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Sexual assaults, global dominance besmirch military
by Jake Highton
May 29, 2013 | 1614 views | 0 0 comments | 8 8 recommendations | email to a friend | print
The Pentagon recently revealed a double case of foxes guarding its chicken coops. In one case an Army sergeant serving as sexual assault coordinator at Fort Hood in Texas is under investigation for sexual assault. In the other, an Air Force lieutenant colonel in charge of preventing sexual assault has been arrested for feeling a woman’s breasts and buttocks in a parking lot in Arlington, Va.

The cases illustrate the terrible problem the military faces in what Jaclyn Friedman calls

America’s culture of “toxic masculinity.” Friedman, chief of Women, Action and the Media, explains the term: “Men are trained to think that the way to be a man is to have power over and to dehumanize women.”

“Training” is exaggerated. But the military does have what the New York Times calls an “entrenched culture of sexual violence.” And, yes, an Air Force brochure advises assault victims not to fight off attackers. The brochure, issued at the Shaw Air Force base in South Carolina, reads: “It may be advisable to submit rather than resist.”

The Department of Defense (DOD) recently released a survey showing that 26,000 service members are assaulted annually. One of five women is attacked. The DOD estimates that 500 men and women are sexually assaulted every week—an incredible three an hour.

The Pentagon faces two huge obstacles: the great majority of sexual assault victims do not report the crimes out of fear of retribution and the absurdity of what the military calls justice.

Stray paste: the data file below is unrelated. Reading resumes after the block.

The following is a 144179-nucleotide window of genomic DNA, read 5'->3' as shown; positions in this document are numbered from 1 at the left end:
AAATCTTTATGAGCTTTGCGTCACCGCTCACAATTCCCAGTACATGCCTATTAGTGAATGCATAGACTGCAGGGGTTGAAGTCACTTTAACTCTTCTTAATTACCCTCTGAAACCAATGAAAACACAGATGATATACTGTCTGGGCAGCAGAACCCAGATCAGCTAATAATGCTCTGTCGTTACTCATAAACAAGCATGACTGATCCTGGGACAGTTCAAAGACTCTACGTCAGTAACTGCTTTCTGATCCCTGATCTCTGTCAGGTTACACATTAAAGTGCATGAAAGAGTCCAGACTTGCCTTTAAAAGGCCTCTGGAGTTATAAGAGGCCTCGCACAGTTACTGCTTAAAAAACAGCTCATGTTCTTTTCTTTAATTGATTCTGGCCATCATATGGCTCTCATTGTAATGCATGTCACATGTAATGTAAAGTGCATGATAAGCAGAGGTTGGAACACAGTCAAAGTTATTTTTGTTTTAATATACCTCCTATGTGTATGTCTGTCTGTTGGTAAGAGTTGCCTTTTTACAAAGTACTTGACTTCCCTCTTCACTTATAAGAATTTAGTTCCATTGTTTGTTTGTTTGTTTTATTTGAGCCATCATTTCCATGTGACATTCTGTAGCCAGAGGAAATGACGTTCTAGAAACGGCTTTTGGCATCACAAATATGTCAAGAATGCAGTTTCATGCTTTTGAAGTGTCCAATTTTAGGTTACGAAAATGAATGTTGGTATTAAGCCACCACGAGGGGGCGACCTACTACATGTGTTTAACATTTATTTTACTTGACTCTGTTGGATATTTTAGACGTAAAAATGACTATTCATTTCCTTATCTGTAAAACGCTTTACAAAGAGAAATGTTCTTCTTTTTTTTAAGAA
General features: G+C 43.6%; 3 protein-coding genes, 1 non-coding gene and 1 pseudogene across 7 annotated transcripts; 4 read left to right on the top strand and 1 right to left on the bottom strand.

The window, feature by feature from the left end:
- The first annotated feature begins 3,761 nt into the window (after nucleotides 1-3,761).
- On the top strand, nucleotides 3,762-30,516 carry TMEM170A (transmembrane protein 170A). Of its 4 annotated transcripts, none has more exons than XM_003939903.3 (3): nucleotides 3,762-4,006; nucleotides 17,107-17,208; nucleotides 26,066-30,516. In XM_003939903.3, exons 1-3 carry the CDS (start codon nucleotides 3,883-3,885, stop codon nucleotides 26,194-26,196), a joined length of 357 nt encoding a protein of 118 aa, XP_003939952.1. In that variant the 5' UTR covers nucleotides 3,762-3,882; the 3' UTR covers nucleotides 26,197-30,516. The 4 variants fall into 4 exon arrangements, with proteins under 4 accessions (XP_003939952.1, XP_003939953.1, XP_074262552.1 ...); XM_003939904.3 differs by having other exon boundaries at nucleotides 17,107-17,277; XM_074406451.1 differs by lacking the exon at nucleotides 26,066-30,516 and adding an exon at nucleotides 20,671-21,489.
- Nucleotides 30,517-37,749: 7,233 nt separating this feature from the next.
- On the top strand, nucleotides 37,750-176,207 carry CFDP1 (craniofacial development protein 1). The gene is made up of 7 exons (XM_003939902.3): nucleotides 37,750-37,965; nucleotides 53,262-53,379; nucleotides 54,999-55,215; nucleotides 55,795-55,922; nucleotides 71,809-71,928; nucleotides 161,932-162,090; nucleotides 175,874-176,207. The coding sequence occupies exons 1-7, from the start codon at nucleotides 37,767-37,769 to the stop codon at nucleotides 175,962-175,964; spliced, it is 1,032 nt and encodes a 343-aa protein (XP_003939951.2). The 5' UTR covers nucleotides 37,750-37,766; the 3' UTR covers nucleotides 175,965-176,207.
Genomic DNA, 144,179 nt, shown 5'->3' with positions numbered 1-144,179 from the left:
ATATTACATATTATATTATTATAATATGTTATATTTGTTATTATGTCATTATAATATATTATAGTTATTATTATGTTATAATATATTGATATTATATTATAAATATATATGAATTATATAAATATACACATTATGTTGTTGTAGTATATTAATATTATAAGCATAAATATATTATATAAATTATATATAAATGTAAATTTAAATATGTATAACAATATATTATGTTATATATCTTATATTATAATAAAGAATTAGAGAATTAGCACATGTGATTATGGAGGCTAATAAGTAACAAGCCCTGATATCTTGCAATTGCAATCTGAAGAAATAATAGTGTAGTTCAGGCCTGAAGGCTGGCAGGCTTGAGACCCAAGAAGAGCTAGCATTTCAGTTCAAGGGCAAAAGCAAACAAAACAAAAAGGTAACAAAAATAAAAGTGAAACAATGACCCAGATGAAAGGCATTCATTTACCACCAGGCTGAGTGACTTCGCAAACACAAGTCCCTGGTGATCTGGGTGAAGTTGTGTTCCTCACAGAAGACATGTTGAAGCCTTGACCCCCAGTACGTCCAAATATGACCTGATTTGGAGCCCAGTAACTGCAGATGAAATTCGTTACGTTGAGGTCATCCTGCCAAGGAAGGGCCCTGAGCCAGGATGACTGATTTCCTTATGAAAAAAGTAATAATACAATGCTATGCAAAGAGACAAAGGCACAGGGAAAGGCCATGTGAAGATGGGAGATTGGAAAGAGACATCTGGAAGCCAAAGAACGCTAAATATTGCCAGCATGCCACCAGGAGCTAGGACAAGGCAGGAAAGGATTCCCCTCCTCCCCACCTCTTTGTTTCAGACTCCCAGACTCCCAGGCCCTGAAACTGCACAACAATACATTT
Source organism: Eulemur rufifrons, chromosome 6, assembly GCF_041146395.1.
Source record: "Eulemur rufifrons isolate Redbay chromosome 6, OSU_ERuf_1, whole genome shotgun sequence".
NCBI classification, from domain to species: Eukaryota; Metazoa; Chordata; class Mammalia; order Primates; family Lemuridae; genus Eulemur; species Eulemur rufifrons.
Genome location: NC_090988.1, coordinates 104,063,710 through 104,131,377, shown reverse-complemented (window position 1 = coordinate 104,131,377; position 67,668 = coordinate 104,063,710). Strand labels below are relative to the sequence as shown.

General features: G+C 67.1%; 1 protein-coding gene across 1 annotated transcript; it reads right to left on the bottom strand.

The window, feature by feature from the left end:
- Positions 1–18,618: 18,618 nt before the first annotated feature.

Women usually will not report sex crimes because the attackers are usually their commanders.  The “bosses” hand down bad reports, ending military careers. Women also fear that they will not get justice. They are right about that.

As Clemenceau, premier of France during World War I, observed: “Military justice is to justice what military music is to music.”  Military prosecution is the prerogative of commanders.

Just one example out of many similar cases: a co-worker raped a Navy aviation commander. The rapist was not prosecuted and the woman denied re-enlistment.

The victims are expelled on phony charges of “personality disorders” but the offenders go free. This injustice needs to be fixed by Congress —presuming the civilian government still rules the military.

Among other Pentagon problems:

•The United States spends more on the military than all other nations combined.

•America has 1,000 military bases globally, most of them unnecessary.

•Congress whips up the military costs. Take a typical example: Rep. Howard McKeon of California. His 25th congressional district has a Navy weapons station, an Army fort, an Air Force base and a Marine training site for mountain warfare.

•Military waste is incredible. Just one example: Congress forces the Army to spend $436 million on tanks it doesn’t want.

The United States may be in Afghanistan for decades. Kabul wants Americans to stay well beyond the 2014 withdrawal date. A forever war. Another endless war is that on terrorism. Congress gave a blank check for presidents to declare wars after 9/11.

Yet America itself has often killed innocent victims with weapons of terror. Columnist Robert Scheer notes some cases:

“Dropping atomic bombs on Japanese citizens in Hiroshima and Nagasaki; firing drones that treat citizens as collateral damage; using anti-personal land mines; the ‘killing fields’ genocide in Southeast Asia; dropping 277 million cluster bombs on Laos; and pounding Afghanistan with 1,228 cluster bombs.”

Jake Highton is an emeritus journalism professor at the University of Nevada, Reno.
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